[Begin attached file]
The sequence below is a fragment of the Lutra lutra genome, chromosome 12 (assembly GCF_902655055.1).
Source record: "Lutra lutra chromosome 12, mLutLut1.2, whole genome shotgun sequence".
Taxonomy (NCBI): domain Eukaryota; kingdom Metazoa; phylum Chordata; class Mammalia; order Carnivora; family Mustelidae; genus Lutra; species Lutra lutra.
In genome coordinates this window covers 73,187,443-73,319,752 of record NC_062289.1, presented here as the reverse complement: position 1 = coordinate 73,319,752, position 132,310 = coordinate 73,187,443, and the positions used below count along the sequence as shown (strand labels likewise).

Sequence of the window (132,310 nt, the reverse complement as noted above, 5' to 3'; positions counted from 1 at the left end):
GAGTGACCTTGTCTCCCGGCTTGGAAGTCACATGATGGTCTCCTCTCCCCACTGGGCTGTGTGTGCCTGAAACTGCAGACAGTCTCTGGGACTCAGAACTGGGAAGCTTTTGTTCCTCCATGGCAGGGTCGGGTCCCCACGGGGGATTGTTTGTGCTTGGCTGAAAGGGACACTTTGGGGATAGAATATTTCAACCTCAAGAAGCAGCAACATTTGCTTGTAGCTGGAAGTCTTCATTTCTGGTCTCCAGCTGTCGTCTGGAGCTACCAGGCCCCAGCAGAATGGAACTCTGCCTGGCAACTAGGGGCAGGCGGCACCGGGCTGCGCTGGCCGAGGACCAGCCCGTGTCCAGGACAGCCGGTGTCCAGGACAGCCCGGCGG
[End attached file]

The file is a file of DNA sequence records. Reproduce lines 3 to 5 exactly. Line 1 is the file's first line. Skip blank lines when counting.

Taxonomy (NCBI): domain Eukaryota; kingdom Metazoa; phylum Chordata; class Mammalia; order Carnivora; family Mustelidae; genus Lutra; species Lutra lutra.
In genome coordinates this window covers 73,187,443-73,319,752 of record NC_062289.1, presented here as the reverse complement: position 1 = coordinate 73,319,752, position 132,310 = coordinate 73,187,443, and the positions used below count along the sequence as shown (strand labels likewise).

Sequence of the window (132,310 nt, the reverse complement as noted above, 5' to 3'; positions counted from 1 at the left end):